Comments (18)

Ashley

It took me a second to realize who "WC" is. You're mispronouncing "Debussy", lol.

May 4th
Reply

Devin Leatherwood

What is the piece being played during the intro of the podcast?

Nov 13th
Reply

Nikhil Bhatt

Hey I just came across your podcast and it was really nice, thank you!

Jun 25th
Reply

New Jawn

You sound like such a tool with the throat-clearing pronunciation of Bach. Unless you are going to pronounce Polish composers the way Polish speakers would, Italian composers as would Italians, then stop with saying Bach as if you're battling COVID. It impresses not a soul. Good grief.

Apr 25th
Reply

Ini Periodi

Hi. I had really liked the episode called "History of classical music in 60 mins". Wanted to play it in my sociology class today for my students who are all tracing predominant ideas of each era and how they influenced various aspects of life. I'm not able to find the episode. Has it been taken down? :(

Oct 19th
Reply

Suzanne Dicker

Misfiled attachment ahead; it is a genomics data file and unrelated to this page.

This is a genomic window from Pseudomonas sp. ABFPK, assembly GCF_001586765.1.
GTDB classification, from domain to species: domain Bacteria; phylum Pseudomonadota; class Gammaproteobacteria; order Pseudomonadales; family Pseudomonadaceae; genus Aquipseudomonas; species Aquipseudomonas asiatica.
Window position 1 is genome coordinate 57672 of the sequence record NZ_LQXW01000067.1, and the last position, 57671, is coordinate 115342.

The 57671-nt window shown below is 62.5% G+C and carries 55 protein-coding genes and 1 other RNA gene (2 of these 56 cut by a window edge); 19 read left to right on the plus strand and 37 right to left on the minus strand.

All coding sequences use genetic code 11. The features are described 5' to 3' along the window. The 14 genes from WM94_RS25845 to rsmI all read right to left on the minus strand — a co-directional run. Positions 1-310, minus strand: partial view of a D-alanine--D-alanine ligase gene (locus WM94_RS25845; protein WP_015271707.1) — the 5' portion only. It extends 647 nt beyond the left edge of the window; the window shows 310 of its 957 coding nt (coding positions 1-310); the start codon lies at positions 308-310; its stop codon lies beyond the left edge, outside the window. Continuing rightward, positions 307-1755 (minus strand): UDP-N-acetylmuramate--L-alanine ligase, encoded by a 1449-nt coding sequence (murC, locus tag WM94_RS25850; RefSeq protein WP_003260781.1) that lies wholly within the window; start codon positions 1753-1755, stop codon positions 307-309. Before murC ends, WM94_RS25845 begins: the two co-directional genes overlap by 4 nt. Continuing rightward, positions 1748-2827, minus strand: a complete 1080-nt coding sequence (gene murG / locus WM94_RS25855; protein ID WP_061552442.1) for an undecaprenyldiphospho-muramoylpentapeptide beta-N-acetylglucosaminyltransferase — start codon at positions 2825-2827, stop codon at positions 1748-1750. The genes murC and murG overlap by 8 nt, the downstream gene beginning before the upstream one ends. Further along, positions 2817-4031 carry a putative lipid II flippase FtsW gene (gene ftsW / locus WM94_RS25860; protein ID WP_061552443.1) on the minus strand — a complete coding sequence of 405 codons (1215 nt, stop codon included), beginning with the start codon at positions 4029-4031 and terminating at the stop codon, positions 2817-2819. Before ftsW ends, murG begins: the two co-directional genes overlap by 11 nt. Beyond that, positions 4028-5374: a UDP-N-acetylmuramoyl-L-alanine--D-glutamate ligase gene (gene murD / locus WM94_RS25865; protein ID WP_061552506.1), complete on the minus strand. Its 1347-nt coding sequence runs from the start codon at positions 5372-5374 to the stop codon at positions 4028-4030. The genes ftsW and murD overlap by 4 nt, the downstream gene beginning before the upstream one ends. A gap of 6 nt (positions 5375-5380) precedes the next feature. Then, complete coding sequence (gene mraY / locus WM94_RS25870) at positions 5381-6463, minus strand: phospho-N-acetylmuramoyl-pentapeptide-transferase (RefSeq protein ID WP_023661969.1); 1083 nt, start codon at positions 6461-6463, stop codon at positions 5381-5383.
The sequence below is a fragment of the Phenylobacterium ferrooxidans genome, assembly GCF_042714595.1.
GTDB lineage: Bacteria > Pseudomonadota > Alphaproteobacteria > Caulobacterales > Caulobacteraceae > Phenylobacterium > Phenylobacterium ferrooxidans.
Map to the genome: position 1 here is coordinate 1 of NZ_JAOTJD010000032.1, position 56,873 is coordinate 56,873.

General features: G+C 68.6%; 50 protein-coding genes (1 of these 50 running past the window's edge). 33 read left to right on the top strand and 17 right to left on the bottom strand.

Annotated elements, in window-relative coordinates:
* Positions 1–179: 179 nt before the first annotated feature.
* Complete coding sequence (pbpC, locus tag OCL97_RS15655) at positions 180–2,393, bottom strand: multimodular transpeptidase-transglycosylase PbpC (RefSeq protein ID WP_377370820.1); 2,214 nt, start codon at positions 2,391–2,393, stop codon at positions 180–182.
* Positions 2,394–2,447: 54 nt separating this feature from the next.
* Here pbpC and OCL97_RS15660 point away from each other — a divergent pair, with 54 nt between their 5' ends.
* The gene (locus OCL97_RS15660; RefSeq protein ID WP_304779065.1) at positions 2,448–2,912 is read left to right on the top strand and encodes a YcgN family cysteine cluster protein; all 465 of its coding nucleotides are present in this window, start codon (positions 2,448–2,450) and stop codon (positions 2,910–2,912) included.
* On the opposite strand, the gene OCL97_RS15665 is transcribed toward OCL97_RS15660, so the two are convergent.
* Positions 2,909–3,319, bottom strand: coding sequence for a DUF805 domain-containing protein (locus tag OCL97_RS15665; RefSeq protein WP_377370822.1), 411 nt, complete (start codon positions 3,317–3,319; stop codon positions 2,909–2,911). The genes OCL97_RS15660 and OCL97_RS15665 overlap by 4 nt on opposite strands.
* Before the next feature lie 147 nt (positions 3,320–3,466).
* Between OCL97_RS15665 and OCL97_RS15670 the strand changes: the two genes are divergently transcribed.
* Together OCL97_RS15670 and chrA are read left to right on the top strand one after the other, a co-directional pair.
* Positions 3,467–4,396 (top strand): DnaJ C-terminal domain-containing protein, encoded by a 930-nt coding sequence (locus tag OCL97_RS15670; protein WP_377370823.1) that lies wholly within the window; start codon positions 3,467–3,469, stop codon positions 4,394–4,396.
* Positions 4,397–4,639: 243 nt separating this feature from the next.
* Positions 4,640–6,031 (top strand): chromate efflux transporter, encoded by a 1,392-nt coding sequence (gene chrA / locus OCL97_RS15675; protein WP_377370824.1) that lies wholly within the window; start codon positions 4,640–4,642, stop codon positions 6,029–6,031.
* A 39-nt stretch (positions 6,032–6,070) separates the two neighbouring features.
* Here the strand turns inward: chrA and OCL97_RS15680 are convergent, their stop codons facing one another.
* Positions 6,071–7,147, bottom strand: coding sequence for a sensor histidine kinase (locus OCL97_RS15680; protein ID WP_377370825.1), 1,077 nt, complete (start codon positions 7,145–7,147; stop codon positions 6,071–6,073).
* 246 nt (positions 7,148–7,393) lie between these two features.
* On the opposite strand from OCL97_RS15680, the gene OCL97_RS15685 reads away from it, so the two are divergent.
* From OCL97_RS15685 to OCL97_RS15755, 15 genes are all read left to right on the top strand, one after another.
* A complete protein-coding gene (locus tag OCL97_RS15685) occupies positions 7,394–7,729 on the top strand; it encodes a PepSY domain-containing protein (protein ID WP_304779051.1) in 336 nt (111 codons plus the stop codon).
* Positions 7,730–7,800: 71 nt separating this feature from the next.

This is such an excellent podcast! The question of attracting new audience members who feel they just don't understand classical music makes me think of religion. I think people go to concerts and go to church for the same reason. The silence just before and after a piece ends and the listening during a piece is a sacred, communal act. It does take a lot of Sunday school classes, family participation and commitment to create the practices and knowledge base to feel at home in a service at a house of worship. And most churches have to create engagement tools to attract new members. I see the concert hall as the new church for all people. Cultivating a community where the individual and collective mind can be elevated is surely something everybody craves. At the very end of the podcast, Joshua asked Zsolt what makes him an interviewer who can draw out even the stiffest musician. Zsolt described a friend who characterized his approach as "soulful listening". I agree! This approach is best explained by John O'Donohue who said, "The amazing thing about humans is that regardless of the morass of falsity that surrounds them, if they can be approached in a way where the true word of address to the soul is sounded, they are helpless but to react back with authenticity and integrity." Zsolt Bognar shows us this truth.